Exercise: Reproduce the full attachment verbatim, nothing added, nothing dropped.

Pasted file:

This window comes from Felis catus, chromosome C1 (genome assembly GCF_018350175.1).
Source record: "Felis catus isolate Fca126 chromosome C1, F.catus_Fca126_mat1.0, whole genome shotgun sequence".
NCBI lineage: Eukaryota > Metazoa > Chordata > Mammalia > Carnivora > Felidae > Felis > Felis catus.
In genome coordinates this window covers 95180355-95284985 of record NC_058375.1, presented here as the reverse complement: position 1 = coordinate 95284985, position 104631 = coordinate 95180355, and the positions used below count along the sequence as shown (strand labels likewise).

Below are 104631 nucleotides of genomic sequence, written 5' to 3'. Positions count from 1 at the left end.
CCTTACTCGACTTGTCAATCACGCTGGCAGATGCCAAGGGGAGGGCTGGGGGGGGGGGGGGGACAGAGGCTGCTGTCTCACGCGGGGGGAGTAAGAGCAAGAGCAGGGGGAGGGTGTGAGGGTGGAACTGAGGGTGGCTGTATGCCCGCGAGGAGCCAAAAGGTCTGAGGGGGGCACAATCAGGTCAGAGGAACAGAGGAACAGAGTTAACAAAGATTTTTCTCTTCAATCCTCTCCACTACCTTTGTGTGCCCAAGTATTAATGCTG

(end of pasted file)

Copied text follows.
This window comes from Felis catus, chromosome C1 (genome assembly GCF_018350175.1).
Source record: "Felis catus isolate Fca126 chromosome C1, F.catus_Fca126_mat1.0, whole genome shotgun sequence".
NCBI lineage: Eukaryota > Metazoa > Chordata > Mammalia > Carnivora > Felidae > Felis > Felis catus.
In genome coordinates this window covers 95180355-95284985 of record NC_058375.1, presented here as the reverse complement: position 1 = coordinate 95284985, position 104631 = coordinate 95180355, and the positions used below count along the sequence as shown (strand labels likewise).

Below are 104631 nucleotides of genomic sequence, written 5' to 3'. Positions count from 1 at the left end.
CCTTACTCGACTTGTCAATCACGCTGGCAGATGCCAAGGGGAGGGCTGGGGGGGGGGGGGGGACAGAGGCTGCTGTCTCACGCGGGGGGAGTAAGAGCAAGAGCAGGGGGAGGGTGTGAGGGTGGAACTGAGGGTGGCTGTATGCCCGCGAGGAGCCAAAAGGTCTGAGGGGGGCACAATCAGGTCAGAGGAACAGAGGAACAGAGTTAACAAAGATTTTTCTCTTCAATCCTCTCCACTACCTTTGTGTGCCCAAGTATTAATGCTG